Weirdest Drive Trains

A true swank drive:

4143 in 2016. Swerve except each wheel is actually a loop of tank tread

Twerve or Swank drive definitely win this one.

That “twerve” was insanely awesome to see in person. I doubt there will be more than a half dozen more attempts at it in the next decade, probably all of the by 4143

There are some really cool(and weird) drive trains so far, so to keep it going here is 456’s “Siege Drive” from this year. Tracks were actually used, the Colson wheels are only on the one side to show versatility.


8W tank with pneumatic tires, no drop. Outside four wheels (on over-center linkages) lifted up, and ball casters dropped down to prevent rocking. Powered by CIMs in servo-shifted Dewalt XRP drill gearboxes.

Also, surprised that nobody has brought up 6w swerves yet. 100% of them have made it to Einstein.

How about WildStang in 2004?

Not so wild now, but wild at the time: How about the first use of omnis in FRC, on 67, vs the first use of swerve in FRC, on 47?

Just checking… the criteria is “weird”, not “good”, right?

If so I humbly submit for your consideration, team 1346 from 2005.

We had learned from our rookie year that four wheel drive doesn’t make for a great tank steer system… so to improve turning we added pneumatically actuated casters to the rear of the robot. When we wanted to turn we’d drop the casters, lifting our rear wheels off the ground by an inch or so.

And leaving us at the mercy of two tiny little casters on a narrower wheel base, often while holding a 10 pound tetra ten feet in the air.

About the only good thing I can say about the drivetrain was that it helped us get on a Discovery channel advertisement when – with a tetra high in the air, and the casters deployed – we were gently bumped by our good friends (and temporary opponents) from 1241. “We saw your robot on TV!” friends would comment. “Yeah, demonstrating what happens when you mix a narrow wheelbase with a high CoG!” I’d reply. But really, it was cool to be on Discovery, regardless of whether we were getting our butts kicked or not.

It’s hard to see in this photo, but if you look between the rear wheels you’ll see one of the little casters poking down.

So I submit a four wheel drive system, with pneumatic skyway wheels on the front, hard rubber wheels (with zip ties to improve traction, I think) on the back, and pneumatically actuated casters to make the whole thing more tippy and random when turning. I’m pretty sure FIRST has never seen anything else quite like it, and that it has never been repeated. All for good reason.

A bit of a shame, though, as the robot did have a few good features, and winning the Creativity award for (in part) our plywood beam arm set us on to a future of intentionally designing with baltic birch and making a bit of a name four ourselves in “doing plywood robots right” over the next few years.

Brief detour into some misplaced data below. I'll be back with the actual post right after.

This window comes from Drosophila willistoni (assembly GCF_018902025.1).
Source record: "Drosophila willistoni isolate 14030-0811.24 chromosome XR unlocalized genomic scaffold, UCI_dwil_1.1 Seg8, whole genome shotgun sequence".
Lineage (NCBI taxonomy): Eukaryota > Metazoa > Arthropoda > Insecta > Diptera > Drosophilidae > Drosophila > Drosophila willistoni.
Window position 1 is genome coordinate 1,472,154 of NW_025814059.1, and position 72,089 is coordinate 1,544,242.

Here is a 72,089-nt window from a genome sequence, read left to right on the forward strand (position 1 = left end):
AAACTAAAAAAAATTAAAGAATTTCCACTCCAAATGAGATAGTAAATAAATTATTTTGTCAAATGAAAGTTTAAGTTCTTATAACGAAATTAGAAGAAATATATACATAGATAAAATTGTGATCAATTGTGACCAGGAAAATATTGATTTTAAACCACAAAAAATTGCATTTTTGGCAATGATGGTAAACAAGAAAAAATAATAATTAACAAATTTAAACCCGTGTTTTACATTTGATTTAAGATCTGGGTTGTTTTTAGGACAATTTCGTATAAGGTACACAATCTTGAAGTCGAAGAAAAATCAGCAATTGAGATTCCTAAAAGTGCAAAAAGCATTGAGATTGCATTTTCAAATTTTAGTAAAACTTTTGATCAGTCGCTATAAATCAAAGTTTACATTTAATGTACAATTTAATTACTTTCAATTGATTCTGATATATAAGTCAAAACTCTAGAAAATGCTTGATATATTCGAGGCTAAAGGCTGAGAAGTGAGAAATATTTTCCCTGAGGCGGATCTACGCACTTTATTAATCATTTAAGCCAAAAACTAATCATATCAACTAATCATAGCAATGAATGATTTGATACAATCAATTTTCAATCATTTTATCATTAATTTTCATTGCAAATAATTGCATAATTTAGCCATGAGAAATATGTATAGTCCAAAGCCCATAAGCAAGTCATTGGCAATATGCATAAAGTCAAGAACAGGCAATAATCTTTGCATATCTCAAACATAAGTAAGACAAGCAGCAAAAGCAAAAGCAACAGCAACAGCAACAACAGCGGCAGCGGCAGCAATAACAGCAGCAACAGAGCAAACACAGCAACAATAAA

But what a terrible drivetrain… what WERE we thinking???


Seconded. I remember being absolutely baffled by that very drive train at the Buckeye Regional in 2005.

5464 came up with another modified rhino track robot.

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RIP to 276’s rotary walker. The 2003 version (the biggest and most terrifying) liked to climb other robots and rip their wiring out from above.

Also 276 (allegedly, Dean has a picture of this robot hanging somewhere in his residence):

The team I graduated from still has this beauty together! In 2013 a team member put the C-Rio system in and had it driving around :slight_smile:

Can it turn?

Surprisingly yes! Better than I thought!

2495’s “lobster drive” this season was two complete drivetrains perpendicular to each other, with one of them mounted to a frame that raised/lowered with pneumatics. You can drop down the second drivetrain to strafe on non Omni/mechanum wheels.

Lots of obvious drawbacks but it was cool to see, and even won the creativity award at MAR

Must be geared pretty low… Most drive trains I’ve seen with wheels that big have severe difficulties trying to scrub across carpet, especially with a longer rather than a wider wheel base!

Probably the king of weird drive trains. You know you’ve made it when you cause a rule change (no attaching metal to the carpet).

Turning scrub doesn’t have a lot to do with wheel size, but in this situation, when the wheels are this huge it actually shortens the wheelbase as the contact patch is farther in from the center than it would be with smaller wheels (mounted farther out). So that robot would have an easier time turning than you’d expect.

Bigger wheels tend to be pneumatic wheels though, which have their own set of turning problems, so this could be part of what you see. Improperly geared big wheel drivetrains will also be too fast to apply good torque.

Yes, exactly – the big wheels require significantly lower gearing than small wheels, and I’ve seen a nontrivial number of teams incorrectly anticipate the problem.

We know what we’re good at, and it never hurts to be immovable… We’ve made our fair share of enemies from bots trying to ram us and destroying themselves while doing so🤷🏼‍♂️